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Andrew Hill, Associate Professor at St. Philip’s College, will address the philosophical and theological foundations of military ethics and international humanitarian law (IHL) found in the Geneva Conventions.

The Geneva Conventions and their Additional Protocols form the core of international humanitarian law, which regulates the conduct of armed conflict and seeks to limit its effects. They protect people not taking part in hostilities and those who are no longer doing so. The endurance of the Geneva Conventions shows us what is possible when States take collective and individual action to uphold the law and humanitarian principles (Maurer, 2019).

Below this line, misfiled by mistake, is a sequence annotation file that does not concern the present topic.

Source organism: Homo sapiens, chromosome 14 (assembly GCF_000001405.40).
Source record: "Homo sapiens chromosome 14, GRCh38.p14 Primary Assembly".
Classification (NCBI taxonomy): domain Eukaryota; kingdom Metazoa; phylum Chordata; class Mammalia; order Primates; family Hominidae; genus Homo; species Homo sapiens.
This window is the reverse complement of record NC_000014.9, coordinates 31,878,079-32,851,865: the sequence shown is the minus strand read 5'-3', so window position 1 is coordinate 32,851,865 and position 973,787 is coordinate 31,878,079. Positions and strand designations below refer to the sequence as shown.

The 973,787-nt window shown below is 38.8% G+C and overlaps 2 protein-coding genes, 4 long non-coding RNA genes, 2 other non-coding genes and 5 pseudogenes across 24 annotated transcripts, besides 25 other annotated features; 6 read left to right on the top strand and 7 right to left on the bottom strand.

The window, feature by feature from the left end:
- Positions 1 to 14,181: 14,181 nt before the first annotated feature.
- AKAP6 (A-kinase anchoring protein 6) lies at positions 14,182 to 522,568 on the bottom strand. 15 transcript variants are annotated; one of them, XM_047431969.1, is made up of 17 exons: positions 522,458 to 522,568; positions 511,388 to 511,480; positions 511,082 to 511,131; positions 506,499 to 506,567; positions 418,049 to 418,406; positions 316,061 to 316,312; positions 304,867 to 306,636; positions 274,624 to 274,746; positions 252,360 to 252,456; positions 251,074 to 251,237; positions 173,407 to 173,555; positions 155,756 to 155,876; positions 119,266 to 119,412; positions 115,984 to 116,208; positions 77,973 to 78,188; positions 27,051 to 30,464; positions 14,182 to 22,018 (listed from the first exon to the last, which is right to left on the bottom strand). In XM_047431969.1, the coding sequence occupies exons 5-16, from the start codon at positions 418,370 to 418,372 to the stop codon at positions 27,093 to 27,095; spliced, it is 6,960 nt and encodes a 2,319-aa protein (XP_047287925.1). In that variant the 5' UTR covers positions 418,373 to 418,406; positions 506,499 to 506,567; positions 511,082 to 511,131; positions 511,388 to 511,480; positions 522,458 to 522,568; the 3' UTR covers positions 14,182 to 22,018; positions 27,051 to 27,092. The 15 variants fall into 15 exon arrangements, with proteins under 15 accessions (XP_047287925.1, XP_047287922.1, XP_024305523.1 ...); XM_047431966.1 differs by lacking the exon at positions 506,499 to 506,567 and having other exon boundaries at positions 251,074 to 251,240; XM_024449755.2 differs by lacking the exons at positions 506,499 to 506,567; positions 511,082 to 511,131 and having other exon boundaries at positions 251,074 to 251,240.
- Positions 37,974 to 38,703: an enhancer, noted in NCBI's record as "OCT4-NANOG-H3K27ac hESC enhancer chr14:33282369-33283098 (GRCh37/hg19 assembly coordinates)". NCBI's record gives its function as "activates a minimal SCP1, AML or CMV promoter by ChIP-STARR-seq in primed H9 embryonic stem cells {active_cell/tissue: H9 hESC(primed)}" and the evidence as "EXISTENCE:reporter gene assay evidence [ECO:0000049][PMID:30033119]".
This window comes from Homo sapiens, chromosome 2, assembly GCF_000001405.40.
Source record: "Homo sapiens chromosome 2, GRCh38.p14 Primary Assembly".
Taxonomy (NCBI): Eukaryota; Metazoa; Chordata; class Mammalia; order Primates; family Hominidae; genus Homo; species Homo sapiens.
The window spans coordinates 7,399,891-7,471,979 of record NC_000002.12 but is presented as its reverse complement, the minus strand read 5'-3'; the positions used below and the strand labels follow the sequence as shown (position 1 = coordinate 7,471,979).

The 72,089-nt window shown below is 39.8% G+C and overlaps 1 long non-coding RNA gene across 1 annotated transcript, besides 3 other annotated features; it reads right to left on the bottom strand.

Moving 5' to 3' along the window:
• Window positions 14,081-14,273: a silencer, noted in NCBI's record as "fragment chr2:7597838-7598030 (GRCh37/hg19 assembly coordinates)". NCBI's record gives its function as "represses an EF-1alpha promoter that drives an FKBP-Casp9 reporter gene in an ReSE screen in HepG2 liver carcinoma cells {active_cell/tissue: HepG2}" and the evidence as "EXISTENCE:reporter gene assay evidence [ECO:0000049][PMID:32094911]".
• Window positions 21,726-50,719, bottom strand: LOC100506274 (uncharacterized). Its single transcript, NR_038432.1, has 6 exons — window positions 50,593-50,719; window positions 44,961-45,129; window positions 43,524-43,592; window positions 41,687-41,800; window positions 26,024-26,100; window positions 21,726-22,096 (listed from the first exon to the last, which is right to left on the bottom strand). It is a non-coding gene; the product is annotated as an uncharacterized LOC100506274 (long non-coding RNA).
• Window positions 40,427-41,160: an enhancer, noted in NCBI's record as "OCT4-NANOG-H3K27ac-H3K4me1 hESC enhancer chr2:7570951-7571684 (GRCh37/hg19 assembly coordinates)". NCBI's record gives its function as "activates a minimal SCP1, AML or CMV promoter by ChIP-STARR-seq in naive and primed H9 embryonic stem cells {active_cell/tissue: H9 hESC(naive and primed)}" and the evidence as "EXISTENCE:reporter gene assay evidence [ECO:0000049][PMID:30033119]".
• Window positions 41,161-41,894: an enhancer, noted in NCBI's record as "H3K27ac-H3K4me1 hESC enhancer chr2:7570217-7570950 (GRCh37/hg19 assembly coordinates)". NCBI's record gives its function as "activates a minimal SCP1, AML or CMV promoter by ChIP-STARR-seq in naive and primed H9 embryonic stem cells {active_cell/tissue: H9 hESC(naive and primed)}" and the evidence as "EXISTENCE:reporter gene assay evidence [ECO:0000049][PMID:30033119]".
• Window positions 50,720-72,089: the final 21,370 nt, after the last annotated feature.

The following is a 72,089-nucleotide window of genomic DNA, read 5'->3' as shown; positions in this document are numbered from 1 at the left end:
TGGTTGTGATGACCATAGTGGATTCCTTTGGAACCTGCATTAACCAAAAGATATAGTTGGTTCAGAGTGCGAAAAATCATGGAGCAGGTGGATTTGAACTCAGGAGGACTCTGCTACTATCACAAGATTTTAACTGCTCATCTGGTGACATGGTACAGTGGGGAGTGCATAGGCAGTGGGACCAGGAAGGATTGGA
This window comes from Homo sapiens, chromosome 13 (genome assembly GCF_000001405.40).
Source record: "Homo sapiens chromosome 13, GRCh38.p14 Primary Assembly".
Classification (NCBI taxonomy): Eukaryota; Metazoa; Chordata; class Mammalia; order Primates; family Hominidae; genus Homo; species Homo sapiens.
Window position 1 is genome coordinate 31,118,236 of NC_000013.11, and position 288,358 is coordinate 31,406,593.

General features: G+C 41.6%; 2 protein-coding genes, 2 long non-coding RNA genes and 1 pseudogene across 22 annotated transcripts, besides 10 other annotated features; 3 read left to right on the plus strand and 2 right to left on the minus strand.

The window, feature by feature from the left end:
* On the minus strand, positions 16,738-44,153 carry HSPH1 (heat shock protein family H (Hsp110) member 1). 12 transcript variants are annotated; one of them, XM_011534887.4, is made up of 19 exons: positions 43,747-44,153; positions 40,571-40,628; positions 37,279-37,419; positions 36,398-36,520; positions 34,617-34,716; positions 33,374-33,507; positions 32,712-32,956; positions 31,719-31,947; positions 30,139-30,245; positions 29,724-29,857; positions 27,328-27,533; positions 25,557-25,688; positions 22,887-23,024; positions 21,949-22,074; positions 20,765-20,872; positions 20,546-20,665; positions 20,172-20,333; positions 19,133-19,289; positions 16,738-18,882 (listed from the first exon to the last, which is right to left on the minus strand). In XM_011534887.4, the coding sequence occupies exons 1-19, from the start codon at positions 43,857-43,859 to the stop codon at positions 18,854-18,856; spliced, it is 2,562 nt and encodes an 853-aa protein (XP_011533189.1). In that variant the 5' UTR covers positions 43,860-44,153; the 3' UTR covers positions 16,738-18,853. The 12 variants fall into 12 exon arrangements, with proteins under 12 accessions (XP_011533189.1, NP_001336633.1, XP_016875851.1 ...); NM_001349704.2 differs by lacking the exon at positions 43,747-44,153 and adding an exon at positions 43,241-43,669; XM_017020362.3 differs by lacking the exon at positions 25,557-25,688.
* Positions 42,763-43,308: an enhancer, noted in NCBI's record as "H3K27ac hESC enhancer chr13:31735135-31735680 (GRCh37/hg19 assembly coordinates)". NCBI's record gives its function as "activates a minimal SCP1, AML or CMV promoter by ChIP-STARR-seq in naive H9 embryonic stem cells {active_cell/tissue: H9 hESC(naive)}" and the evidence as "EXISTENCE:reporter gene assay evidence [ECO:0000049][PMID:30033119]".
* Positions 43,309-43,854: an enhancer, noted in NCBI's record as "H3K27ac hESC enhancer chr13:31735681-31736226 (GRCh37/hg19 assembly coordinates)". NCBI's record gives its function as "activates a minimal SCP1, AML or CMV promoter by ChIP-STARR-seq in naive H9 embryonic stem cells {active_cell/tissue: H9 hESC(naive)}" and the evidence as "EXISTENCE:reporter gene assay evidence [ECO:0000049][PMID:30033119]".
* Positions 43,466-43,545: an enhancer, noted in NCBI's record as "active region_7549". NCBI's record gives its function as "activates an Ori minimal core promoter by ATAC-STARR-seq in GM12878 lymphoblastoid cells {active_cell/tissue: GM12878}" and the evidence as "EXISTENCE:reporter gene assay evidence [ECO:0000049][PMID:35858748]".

The International Committee of the Red Cross (ICRC) acts as the guardian of international humanitarian law, a complex role that is closely connected with its own foundation and was later formally entrusted to it by the international community. The ICRC has worked on battlefields, and has made a very direct contribution to the process of codification, during which its proposals were examined, and which has led to regular revision and extension of international humanitarian law, notably in 1906, 1929, 1949 and 1977 (Sandoz, 1998).